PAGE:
I love to travel, to anywhere...places I've been a lot (back home to Illinois) or new places.  It’s especially exciting to visit new places, cities you’ve just read about, but never experienced first hand. Observing different cultures, eating new foods, getting out of the routines of ordinary life are all positives for me. I also know many people at God’s Grace have had exciting travel this past year. I’m thinking about Zach spending a semester in Prague, Taylor spending 3 weeks in Greece, the Schumachers on an African safari, mission trippers to Nicaragua and Milwaukee, and those are just a few that come to mind quickly. What amazing experiences for everyone!

The past few months I’ve been blessed to visit several places for the first time…Barcelona, Spain and Seattle and Portland in the Northwest. The sights and sounds (and smells) are still fresh in my mind from the amazing architecture in Barcelona, to the Pike Market in Seattle, to the many bridges in Portland. I also enjoy people watching while on vacation. One thing I noticed is that there are happy looking people (and sad, mad, indifferent, lonely, interested) everywhere you go…and there are homeless people everywhere you go.

My daughter and I had an interesting conversation about homelessness. Among the topics, is it easier/better to be homeless in Chicago or Paris or Peoria, IL? Hmmm. The bottom line is that somehow that person’s life became so out of control, sad, unsupported, etc. that they were forced to hit the streets, or they chose to hit the streets rather than endure their life as it was? Many scenarios there, I’m sure. (A recent benefit I attended for Urban Peak, an organization that supports homeless teens and young adults opened my eyes to some reasons for homelessness particularly in that age bracket.) Fact is, it must suck to be homeless.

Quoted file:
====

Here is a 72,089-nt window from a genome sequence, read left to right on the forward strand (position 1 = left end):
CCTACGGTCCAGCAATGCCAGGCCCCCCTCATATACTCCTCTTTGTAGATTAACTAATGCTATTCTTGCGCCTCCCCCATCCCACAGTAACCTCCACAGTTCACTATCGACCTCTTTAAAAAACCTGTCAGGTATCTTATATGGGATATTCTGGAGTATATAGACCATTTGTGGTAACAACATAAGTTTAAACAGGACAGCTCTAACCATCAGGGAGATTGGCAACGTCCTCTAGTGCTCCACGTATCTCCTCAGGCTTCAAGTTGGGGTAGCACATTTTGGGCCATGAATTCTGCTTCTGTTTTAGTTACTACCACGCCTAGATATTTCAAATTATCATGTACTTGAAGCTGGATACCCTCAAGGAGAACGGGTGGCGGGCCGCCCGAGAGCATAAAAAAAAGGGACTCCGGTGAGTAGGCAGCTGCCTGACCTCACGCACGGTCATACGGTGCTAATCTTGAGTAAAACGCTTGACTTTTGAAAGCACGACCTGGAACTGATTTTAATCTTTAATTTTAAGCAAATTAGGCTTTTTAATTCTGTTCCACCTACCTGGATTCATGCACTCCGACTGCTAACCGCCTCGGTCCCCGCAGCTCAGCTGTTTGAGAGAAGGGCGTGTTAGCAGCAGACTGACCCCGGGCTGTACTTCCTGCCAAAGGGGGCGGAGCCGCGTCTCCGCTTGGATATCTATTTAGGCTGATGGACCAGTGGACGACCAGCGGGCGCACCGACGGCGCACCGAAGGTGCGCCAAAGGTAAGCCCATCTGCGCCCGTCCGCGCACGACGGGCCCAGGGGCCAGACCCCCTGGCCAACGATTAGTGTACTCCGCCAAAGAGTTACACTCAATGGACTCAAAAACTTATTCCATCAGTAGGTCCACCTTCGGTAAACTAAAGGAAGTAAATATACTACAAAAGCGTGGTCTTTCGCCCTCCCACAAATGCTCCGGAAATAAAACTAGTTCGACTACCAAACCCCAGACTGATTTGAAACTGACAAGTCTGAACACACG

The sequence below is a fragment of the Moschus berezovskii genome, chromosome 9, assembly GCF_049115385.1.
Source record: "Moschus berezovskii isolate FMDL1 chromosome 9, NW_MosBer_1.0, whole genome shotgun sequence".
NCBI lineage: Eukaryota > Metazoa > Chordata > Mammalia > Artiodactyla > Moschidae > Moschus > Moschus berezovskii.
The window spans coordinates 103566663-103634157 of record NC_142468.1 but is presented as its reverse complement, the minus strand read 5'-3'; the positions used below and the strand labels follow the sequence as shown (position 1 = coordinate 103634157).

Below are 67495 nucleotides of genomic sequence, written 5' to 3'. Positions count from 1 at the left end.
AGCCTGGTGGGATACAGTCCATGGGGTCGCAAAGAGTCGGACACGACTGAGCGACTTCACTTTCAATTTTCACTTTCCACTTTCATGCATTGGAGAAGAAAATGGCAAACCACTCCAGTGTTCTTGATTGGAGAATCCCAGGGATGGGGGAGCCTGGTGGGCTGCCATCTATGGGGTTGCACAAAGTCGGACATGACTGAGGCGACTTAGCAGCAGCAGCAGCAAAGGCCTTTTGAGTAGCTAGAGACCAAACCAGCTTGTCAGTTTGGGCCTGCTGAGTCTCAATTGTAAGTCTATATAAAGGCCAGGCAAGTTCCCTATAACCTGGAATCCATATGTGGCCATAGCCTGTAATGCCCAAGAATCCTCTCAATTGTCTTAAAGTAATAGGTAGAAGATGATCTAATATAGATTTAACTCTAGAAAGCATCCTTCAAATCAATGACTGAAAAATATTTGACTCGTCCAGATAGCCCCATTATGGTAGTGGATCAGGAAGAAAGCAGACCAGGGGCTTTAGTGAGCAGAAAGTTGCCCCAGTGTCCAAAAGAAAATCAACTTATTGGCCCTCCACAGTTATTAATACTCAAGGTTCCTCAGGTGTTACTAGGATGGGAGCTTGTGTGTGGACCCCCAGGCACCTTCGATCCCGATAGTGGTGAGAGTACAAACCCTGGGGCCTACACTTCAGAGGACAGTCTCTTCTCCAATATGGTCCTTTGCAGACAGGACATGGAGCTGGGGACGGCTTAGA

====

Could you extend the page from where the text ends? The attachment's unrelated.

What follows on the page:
One night in Portland, we socialized with one of my college friends and her niece, who both reside there in the lovely suburbs of that city. They were telling us about some of the “must go to” places, among which were Voodoo Doughnuts. It seems standing in line for these delicacies is almost a given for all who visit. The subject of favorite flavors came up, and the 24-year-old niece said it’s too hard to choose, suggesting the best choice is to order the Voodoo Dozen (they choose the flavors.) When our eyes widened at the crazy thought of a dozen doughnuts between the 2 of us, she quickly added, “Oh just give the leftovers to the bums.”

By chance, the next day we did happen upon one of the Voodoo Doughnuts locations. As reported, the line was out the door and down the street. We witnessed numerous people milling about with the famous pink box of the dozen in hand. Somehow the sight was almost sickening. We decided there was no way we were going to wait in a line for doughnuts, and off we went for the famous ice cream store.

I haven’t been able to get the comment about “the bums” out of my head. Is that the best we have to offer our homeless neighbors, a half-eaten box of doughnuts?

Dear God, thank you for blessing us with travel opportunities. May your love surround not only the homeless people of the world, but also all of the folks living in the lovely suburbs. Amen

Andrea Heshmati

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